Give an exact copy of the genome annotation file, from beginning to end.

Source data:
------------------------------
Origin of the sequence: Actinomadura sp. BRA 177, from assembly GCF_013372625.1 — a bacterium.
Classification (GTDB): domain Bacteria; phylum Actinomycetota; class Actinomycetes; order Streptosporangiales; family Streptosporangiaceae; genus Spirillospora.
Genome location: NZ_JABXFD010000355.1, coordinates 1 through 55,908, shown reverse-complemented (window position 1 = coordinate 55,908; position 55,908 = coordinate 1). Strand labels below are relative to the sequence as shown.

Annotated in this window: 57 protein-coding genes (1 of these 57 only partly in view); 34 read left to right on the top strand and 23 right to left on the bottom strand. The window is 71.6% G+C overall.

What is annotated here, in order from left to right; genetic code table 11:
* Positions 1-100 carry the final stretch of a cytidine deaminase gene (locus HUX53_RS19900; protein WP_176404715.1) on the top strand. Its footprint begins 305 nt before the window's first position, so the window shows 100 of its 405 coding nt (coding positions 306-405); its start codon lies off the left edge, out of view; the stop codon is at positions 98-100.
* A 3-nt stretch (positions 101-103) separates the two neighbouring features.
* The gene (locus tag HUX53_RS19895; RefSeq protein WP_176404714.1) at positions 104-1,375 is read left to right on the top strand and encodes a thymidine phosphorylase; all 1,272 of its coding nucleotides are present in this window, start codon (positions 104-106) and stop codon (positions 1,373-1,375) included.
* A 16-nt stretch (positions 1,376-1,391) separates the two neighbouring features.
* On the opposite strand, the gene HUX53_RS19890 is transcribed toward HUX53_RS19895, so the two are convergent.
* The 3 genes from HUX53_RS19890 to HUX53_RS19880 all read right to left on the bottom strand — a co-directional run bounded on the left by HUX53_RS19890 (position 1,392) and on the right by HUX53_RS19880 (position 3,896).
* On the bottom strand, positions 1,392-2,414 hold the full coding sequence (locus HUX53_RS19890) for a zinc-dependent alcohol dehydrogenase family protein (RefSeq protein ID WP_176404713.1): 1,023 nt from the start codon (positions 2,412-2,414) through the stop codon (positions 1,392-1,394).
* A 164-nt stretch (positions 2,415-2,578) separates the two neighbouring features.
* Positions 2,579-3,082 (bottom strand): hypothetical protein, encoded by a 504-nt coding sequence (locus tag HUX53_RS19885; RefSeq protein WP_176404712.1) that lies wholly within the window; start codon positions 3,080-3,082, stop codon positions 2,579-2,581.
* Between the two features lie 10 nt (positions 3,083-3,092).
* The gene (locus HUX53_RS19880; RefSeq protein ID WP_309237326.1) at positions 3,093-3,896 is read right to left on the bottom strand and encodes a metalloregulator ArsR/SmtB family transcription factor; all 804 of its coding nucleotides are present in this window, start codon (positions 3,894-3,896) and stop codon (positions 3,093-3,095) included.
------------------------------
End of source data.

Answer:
Origin of the sequence: Actinomadura sp. BRA 177, from assembly GCF_013372625.1 — a bacterium.
Classification (GTDB): domain Bacteria; phylum Actinomycetota; class Actinomycetes; order Streptosporangiales; family Streptosporangiaceae; genus Spirillospora.
Genome location: NZ_JABXFD010000355.1, coordinates 1 through 55,908, shown reverse-complemented (window position 1 = coordinate 55,908; position 55,908 = coordinate 1). Strand labels below are relative to the sequence as shown.

Annotated in this window: 57 protein-coding genes (1 of these 57 only partly in view); 34 read left to right on the top strand and 23 right to left on the bottom strand. The window is 71.6% G+C overall.

What is annotated here, in order from left to right; genetic code table 11:
* Positions 1-100 carry the final stretch of a cytidine deaminase gene (locus HUX53_RS19900; protein WP_176404715.1) on the top strand. Its footprint begins 305 nt before the window's first position, so the window shows 100 of its 405 coding nt (coding positions 306-405); its start codon lies off the left edge, out of view; the stop codon is at positions 98-100.
* A 3-nt stretch (positions 101-103) separates the two neighbouring features.
* The gene (locus tag HUX53_RS19895; RefSeq protein WP_176404714.1) at positions 104-1,375 is read left to right on the top strand and encodes a thymidine phosphorylase; all 1,272 of its coding nucleotides are present in this window, start codon (positions 104-106) and stop codon (positions 1,373-1,375) included.
* A 16-nt stretch (positions 1,376-1,391) separates the two neighbouring features.
* On the opposite strand, the gene HUX53_RS19890 is transcribed toward HUX53_RS19895, so the two are convergent.
* The 3 genes from HUX53_RS19890 to HUX53_RS19880 all read right to left on the bottom strand — a co-directional run bounded on the left by HUX53_RS19890 (position 1,392) and on the right by HUX53_RS19880 (position 3,896).
* On the bottom strand, positions 1,392-2,414 hold the full coding sequence (locus HUX53_RS19890) for a zinc-dependent alcohol dehydrogenase family protein (RefSeq protein ID WP_176404713.1): 1,023 nt from the start codon (positions 2,412-2,414) through the stop codon (positions 1,392-1,394).
* A 164-nt stretch (positions 2,415-2,578) separates the two neighbouring features.
* Positions 2,579-3,082 (bottom strand): hypothetical protein, encoded by a 504-nt coding sequence (locus tag HUX53_RS19885; RefSeq protein WP_176404712.1) that lies wholly within the window; start codon positions 3,080-3,082, stop codon positions 2,579-2,581.
* Between the two features lie 10 nt (positions 3,083-3,092).
* The gene (locus HUX53_RS19880; RefSeq protein ID WP_309237326.1) at positions 3,093-3,896 is read right to left on the bottom strand and encodes a metalloregulator ArsR/SmtB family transcription factor; all 804 of its coding nucleotides are present in this window, start codon (positions 3,894-3,896) and stop codon (positions 3,093-3,095) included.